Top positive review
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Mystical Music and Poetic Settings.
on 6 January 2014
I had never heard either of these works before, but was intrigued by a review in Gramophone magazine, which cited the Choral Symphony as "...surely Holst's greatest work". Having heard this recording, I am surprised that there aren't more recordings and performances of these two works - which make a complimentary pair, both being based on poetry - the Mystic Trumpeter uses one by Walt Whitman and the Choral Symphony takes the text from various of John Keats' works.
The Mystic Trumpeter is all about the soprano soloist and Susan Gritton is excellent in the high and demanding part written - while the brass accompany very well throughout in swirling tempos and it all seems to be over very quickly. Too quickly if anything, so it's a welcome relief, that after this mercurial work, there is an hour of similar music still to come. In fact the Mystic Trumpeter acts like an hors d'oeuvre before the main course of the symphony.
Like a conventional symphony there are 4 main movements - but these are subdivided further with the different texts used and there is a short prelude. After this initial Invocation to Pan from the chorus, we are into an exchange between solo viola and soprano, which is both reminiscent of Vaughan Williams' pastoral works and harks back to the Mystic Trumpeter.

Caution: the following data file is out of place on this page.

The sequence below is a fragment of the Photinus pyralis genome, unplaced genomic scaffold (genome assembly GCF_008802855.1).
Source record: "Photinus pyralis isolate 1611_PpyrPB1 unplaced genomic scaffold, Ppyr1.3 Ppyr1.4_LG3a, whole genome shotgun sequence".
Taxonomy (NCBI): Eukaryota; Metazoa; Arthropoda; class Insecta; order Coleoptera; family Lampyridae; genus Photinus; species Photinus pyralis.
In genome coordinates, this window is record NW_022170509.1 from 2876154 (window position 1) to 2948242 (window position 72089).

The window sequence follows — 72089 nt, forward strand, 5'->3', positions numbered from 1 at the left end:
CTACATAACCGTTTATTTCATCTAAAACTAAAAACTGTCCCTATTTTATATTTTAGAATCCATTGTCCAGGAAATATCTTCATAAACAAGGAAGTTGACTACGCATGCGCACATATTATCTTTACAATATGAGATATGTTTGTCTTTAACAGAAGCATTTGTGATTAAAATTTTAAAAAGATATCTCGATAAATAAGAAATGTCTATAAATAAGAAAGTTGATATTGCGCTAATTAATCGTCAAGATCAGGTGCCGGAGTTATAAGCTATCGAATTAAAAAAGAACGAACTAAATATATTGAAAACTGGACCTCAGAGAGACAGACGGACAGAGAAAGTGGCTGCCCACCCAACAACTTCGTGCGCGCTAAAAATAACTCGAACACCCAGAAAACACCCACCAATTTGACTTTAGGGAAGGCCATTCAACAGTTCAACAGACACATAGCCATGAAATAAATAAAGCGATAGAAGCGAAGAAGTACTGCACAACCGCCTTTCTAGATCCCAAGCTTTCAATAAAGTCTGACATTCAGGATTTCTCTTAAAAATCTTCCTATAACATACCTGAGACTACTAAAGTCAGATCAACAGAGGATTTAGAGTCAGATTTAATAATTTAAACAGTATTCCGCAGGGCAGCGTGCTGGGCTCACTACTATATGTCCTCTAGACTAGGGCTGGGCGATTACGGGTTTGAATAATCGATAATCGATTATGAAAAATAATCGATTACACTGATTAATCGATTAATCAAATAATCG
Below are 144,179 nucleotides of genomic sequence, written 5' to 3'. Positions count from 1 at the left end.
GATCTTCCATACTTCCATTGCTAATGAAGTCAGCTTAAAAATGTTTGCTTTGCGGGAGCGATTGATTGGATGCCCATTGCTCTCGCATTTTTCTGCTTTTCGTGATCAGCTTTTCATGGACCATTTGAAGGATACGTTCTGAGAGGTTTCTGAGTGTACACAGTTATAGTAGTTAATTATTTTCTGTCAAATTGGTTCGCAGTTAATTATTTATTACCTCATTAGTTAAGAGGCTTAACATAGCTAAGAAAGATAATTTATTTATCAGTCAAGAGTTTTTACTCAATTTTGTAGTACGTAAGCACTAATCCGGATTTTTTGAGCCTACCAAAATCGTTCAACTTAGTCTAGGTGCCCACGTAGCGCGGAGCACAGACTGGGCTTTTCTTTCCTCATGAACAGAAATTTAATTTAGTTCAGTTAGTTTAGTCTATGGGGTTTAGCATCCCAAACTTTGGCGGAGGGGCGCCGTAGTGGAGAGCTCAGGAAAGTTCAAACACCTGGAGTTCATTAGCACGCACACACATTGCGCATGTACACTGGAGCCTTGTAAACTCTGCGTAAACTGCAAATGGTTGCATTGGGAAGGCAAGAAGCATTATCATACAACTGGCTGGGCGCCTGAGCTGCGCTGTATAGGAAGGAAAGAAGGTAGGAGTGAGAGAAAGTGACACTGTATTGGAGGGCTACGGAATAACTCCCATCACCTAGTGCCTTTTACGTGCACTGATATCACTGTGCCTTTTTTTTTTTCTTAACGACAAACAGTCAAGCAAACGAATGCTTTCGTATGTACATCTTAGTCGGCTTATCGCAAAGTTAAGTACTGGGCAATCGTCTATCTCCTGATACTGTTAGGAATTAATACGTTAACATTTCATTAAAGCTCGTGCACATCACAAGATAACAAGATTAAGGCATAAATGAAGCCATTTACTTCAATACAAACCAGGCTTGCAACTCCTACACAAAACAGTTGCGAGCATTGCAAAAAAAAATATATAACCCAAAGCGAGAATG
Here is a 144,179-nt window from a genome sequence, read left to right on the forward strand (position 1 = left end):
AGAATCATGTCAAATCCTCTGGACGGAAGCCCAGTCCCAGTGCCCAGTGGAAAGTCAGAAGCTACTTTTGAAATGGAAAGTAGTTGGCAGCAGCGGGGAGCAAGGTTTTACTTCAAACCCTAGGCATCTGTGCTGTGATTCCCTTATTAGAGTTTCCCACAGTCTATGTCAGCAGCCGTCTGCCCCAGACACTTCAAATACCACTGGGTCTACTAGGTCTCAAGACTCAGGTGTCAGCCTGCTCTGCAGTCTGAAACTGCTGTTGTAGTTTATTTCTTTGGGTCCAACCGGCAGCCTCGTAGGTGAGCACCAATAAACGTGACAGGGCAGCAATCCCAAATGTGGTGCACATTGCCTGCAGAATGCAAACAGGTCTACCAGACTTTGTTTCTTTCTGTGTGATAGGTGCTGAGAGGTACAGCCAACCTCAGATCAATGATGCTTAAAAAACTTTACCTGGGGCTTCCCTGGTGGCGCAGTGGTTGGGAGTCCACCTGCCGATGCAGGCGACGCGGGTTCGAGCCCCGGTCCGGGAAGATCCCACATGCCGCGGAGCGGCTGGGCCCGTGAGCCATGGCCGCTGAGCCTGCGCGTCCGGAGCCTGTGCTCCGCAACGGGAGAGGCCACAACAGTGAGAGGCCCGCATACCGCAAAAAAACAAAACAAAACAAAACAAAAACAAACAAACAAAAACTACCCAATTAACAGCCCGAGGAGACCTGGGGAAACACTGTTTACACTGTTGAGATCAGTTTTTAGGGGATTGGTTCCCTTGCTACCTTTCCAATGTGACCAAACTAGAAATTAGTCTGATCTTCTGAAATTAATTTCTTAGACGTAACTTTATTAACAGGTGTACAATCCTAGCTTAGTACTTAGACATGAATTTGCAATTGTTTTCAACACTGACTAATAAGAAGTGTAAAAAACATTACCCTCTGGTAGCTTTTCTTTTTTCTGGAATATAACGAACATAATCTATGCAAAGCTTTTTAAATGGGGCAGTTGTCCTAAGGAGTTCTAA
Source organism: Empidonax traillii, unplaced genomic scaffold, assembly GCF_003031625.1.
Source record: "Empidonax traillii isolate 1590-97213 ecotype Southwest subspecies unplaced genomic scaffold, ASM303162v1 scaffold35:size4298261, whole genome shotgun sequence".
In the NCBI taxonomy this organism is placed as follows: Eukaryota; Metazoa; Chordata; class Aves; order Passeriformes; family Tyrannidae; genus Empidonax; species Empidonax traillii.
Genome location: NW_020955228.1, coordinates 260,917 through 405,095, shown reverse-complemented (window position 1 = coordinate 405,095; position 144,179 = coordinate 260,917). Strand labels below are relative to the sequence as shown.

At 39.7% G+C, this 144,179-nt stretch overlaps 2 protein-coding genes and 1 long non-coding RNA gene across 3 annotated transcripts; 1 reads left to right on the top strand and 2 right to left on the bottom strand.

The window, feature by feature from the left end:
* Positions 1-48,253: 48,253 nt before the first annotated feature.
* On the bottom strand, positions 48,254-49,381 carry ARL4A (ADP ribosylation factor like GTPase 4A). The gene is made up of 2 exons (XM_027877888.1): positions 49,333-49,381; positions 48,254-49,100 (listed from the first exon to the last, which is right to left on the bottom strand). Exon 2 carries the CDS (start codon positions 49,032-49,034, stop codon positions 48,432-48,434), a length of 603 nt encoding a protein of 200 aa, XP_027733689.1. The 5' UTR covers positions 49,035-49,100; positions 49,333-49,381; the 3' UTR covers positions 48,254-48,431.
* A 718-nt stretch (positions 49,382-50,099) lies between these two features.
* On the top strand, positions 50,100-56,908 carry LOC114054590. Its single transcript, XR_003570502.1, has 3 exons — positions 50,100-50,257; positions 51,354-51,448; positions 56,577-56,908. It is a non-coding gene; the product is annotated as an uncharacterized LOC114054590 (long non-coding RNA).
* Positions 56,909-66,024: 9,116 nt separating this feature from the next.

The sound here is beautifully captured in the recording, which is excellent throughout. The dynamic range is very wide and we go from solo singers or instrumentalists, to vast sounds including the choir and orchestra. At its peak this is supplemented by huge organ pedal sounds that vibrate through the floor - incredibly impressive. Orchestration is varied and unusual - the Bacchanalian revelry is accompanied by a silvery-sounding array of tuned percussion and you can tell this is the composer of the Planets.
Choral writing is also unusual and the harmonies sound quite distinctive, adding immensely to the overall texture and emotional pull of the work. The scherzo is polytonal and whirls about you in strange rhythms. The finale reaches an early peak - then fades away calmly after a reprise from solo soprano to a peaceful coda, in some ways reminiscent of Bax's symphonies.
Overall there is a huge amount to enjoy here and I'm sure there can't be better a recording quality than this. I have to agree with Jeremy Dibble in Gramophone, when he said : "This is a musical treat which is a must for any lover of Holst and the British choral tradition."